Firms face double electricity winter tariff whammy - analyst | Fin24
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Firms face double electricity winter tariff whammy - analyst

May 16 2017 09:46

Cape Town – In addition to annual municipal electricity tariff hikes, South African businesses and industrial electricity users will pay extra for power when Eskom implements its anticipated winter rates between June and August, according to an energy specialist. 

Rhino Lighting MD Heather McEwan said in a statement these consumers will see their energy bills go up in the winter months. “But it’s not only because they are consuming more electricity, but also because they are paying more per kilowatt-hour.” 

The power utility is expected to charge energy users more per kilowatt-hour for electricity usage in the months between June and August. 

In addition, annual municipal electricity tariff increases also come into effect in July, McEwan said.

READ: Eskom can hike prices by 2.2% in 2017 - Nersa 

“Businesses’ electricity bills will increase even further in July, when the annual increase kicks in on top of the winter prices. So, after August, when the winter rates fall away, they will still be paying more for electricity due to the annual escalation.”

In February, the National Energy Regulator of South Africa (Nersa) approved a maximum 2.2% electricity tariff increase for Eskom for the 2017/18 financial year as part of a previous multi-year increase determination agreement. 

Eskom is currently in the last year of the Third Multi-Year Price Determination (MYPD3), which has made provision for R205bn allowable revenue for the state-owned power provider in the 2017/18 period.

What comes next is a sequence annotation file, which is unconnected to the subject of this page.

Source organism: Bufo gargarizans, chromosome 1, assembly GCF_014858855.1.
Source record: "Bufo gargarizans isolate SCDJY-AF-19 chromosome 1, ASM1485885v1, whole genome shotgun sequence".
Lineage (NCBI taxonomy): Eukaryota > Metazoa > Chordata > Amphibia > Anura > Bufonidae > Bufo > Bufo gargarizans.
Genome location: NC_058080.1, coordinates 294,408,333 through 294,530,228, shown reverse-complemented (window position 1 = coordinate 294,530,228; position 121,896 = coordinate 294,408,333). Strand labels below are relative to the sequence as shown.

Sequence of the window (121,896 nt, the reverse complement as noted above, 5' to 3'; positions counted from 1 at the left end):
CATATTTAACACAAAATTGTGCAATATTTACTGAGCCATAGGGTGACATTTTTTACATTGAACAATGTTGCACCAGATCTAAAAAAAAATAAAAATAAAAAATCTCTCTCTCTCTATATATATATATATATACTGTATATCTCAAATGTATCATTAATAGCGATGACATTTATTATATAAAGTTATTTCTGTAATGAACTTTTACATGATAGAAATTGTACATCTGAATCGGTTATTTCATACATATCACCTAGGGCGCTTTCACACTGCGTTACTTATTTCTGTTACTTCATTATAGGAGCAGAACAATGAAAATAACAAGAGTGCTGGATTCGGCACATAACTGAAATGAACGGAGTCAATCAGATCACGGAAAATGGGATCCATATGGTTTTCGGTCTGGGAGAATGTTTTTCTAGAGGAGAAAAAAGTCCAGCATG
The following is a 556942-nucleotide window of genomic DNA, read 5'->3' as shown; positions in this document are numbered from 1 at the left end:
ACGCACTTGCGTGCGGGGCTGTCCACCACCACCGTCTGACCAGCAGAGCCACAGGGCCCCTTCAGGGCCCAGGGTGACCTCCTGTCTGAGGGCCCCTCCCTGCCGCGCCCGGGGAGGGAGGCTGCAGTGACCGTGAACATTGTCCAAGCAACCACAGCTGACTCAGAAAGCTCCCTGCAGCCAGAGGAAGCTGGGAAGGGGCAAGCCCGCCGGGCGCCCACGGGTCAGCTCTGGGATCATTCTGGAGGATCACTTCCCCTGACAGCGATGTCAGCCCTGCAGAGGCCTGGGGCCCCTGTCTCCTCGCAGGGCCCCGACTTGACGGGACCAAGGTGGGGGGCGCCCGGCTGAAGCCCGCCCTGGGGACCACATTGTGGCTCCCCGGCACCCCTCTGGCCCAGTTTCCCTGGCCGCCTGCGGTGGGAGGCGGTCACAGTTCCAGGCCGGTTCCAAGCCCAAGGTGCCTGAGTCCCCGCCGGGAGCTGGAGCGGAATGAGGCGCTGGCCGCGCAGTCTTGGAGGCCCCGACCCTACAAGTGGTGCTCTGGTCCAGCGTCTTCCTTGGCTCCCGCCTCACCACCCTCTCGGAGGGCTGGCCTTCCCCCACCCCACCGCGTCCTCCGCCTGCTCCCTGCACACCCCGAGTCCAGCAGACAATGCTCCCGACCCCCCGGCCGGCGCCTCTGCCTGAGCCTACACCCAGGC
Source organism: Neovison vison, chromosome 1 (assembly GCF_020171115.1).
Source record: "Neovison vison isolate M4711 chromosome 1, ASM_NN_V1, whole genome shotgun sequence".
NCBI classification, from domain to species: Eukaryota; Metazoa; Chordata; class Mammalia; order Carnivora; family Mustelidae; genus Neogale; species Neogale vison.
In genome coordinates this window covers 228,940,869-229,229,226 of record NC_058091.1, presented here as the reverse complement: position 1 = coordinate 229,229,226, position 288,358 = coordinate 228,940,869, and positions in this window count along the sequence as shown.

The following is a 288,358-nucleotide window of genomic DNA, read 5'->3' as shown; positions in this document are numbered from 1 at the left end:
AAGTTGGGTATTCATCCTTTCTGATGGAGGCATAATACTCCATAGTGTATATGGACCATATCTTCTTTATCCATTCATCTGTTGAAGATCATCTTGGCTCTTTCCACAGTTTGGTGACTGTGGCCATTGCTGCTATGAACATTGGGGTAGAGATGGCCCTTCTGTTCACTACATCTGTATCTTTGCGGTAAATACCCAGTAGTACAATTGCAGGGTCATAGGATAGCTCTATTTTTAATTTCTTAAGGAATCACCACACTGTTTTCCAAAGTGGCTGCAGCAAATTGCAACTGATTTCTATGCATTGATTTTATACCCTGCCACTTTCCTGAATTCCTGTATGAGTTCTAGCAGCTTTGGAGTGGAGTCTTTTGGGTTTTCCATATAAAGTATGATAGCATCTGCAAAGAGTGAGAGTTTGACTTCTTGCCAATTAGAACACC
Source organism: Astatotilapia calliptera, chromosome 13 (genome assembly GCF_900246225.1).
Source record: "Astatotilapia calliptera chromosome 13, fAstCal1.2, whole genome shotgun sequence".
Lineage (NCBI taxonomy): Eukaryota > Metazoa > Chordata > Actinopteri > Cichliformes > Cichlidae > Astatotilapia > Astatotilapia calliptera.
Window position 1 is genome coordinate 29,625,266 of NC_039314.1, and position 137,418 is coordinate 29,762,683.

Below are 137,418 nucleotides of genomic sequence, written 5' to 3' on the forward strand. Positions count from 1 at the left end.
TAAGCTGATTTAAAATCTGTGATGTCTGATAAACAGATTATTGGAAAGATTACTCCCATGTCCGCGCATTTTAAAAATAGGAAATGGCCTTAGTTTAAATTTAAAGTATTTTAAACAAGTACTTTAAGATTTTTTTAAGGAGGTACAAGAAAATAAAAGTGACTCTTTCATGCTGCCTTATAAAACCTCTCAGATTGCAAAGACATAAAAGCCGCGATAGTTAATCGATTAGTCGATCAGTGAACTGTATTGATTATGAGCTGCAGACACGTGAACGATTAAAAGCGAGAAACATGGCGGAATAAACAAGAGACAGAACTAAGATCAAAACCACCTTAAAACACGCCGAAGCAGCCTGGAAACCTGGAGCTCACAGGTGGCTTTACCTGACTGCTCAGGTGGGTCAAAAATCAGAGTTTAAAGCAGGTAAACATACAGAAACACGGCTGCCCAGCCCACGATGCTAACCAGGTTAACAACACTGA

Nersa has however capped municipal electricity tariff hikes at 1.88%.

READ: Eskom's electricity price hikes 'excessive' - Dentons 

“In effect, Eskom sells electricity at wholesale prices to municipalities, which in turn add their own ‘retail mark-up’ when reselling to consumers,” McEwan said. Municipalities are allowed to contest the decision until June 1. 

Eskom could also still contest the Nersa ruling, which acts as a handbrake on spiralling energy costs, McEwan said. “Even so, it has allowed an average annual price increase of 18.1% since 2008, and costs will continue to rise in the future.”

Fin24 earlier reported that Eskom is still allowed to make a new application for a tariff increase if there are cash flow risks for the power utility. Such an application however will have to go through a full public participation process.

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nersa  |  eskom  |  electricity costs  |  energy


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